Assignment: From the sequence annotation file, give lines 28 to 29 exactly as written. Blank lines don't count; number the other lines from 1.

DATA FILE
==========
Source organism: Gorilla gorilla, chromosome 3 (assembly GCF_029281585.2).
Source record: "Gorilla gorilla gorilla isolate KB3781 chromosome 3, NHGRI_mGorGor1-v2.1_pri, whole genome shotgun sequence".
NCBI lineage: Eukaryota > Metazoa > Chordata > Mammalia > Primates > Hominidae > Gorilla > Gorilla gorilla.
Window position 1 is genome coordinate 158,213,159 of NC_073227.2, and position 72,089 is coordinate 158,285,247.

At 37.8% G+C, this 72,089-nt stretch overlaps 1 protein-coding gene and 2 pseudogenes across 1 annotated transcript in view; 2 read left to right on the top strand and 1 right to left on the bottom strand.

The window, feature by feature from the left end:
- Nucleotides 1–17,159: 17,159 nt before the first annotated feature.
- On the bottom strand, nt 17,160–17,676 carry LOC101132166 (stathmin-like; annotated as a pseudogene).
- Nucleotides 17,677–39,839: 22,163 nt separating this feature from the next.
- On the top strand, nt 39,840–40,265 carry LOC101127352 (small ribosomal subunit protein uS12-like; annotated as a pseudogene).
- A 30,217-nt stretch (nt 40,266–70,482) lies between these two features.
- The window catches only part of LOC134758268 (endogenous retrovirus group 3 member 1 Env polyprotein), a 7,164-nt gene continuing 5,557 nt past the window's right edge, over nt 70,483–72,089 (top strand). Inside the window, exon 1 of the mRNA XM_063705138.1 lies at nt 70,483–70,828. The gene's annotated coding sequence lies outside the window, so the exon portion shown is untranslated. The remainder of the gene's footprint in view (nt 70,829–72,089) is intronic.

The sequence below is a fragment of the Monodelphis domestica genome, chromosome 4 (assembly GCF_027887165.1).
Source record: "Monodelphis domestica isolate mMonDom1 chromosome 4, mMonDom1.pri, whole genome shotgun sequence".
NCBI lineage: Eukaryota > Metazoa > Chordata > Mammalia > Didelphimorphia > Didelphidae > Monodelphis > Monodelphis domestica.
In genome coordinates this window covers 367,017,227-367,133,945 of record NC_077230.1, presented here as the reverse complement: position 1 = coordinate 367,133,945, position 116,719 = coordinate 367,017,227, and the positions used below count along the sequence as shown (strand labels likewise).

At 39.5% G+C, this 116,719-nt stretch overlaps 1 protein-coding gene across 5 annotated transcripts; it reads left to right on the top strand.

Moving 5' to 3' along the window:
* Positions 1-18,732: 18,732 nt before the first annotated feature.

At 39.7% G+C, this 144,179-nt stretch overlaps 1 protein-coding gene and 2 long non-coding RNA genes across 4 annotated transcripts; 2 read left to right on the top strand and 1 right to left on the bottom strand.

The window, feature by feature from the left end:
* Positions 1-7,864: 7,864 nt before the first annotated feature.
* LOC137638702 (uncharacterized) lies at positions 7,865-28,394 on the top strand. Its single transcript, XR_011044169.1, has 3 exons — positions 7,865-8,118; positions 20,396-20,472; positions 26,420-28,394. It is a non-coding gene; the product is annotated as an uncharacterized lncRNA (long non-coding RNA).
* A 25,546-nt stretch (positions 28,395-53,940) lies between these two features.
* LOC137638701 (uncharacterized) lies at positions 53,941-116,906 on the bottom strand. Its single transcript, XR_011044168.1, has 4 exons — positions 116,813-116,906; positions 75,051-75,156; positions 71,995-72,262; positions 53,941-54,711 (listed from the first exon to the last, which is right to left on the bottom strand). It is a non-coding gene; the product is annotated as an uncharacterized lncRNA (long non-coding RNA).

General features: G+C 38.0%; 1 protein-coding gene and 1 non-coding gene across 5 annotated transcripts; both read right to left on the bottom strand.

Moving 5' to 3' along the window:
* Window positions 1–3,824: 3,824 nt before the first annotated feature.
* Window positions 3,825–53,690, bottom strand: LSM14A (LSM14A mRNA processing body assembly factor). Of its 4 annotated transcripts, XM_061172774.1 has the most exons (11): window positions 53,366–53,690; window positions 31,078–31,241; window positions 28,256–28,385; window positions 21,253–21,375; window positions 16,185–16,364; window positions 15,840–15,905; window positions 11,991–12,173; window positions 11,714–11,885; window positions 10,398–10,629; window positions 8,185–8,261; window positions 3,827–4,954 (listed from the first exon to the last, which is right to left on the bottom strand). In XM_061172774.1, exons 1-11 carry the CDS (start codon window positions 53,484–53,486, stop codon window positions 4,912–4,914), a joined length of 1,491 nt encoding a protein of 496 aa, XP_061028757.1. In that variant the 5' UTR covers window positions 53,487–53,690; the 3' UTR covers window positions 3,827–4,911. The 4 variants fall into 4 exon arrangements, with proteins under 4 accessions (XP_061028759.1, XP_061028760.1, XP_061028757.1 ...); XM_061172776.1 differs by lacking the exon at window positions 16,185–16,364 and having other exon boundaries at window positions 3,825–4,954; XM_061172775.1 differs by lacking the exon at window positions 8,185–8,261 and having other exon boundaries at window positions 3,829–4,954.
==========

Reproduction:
* Window positions 1–3,824: 3,824 nt before the first annotated feature.
* Window positions 3,825–53,690, bottom strand: LSM14A (LSM14A mRNA processing body assembly factor). Of its 4 annotated transcripts, XM_061172774.1 has the most exons (11): window positions 53,366–53,690; window positions 31,078–31,241; window positions 28,256–28,385; window positions 21,253–21,375; window positions 16,185–16,364; window positions 15,840–15,905; window positions 11,991–12,173; window positions 11,714–11,885; window positions 10,398–10,629; window positions 8,185–8,261; window positions 3,827–4,954 (listed from the first exon to the last, which is right to left on the bottom strand). In XM_061172774.1, exons 1-11 carry the CDS (start codon window positions 53,484–53,486, stop codon window positions 4,912–4,914), a joined length of 1,491 nt encoding a protein of 496 aa, XP_061028757.1. In that variant the 5' UTR covers window positions 53,487–53,690; the 3' UTR covers window positions 3,827–4,911. The 4 variants fall into 4 exon arrangements, with proteins under 4 accessions (XP_061028759.1, XP_061028760.1, XP_061028757.1 ...); XM_061172776.1 differs by lacking the exon at window positions 16,185–16,364 and having other exon boundaries at window positions 3,825–4,954; XM_061172775.1 differs by lacking the exon at window positions 8,185–8,261 and having other exon boundaries at window positions 3,829–4,954.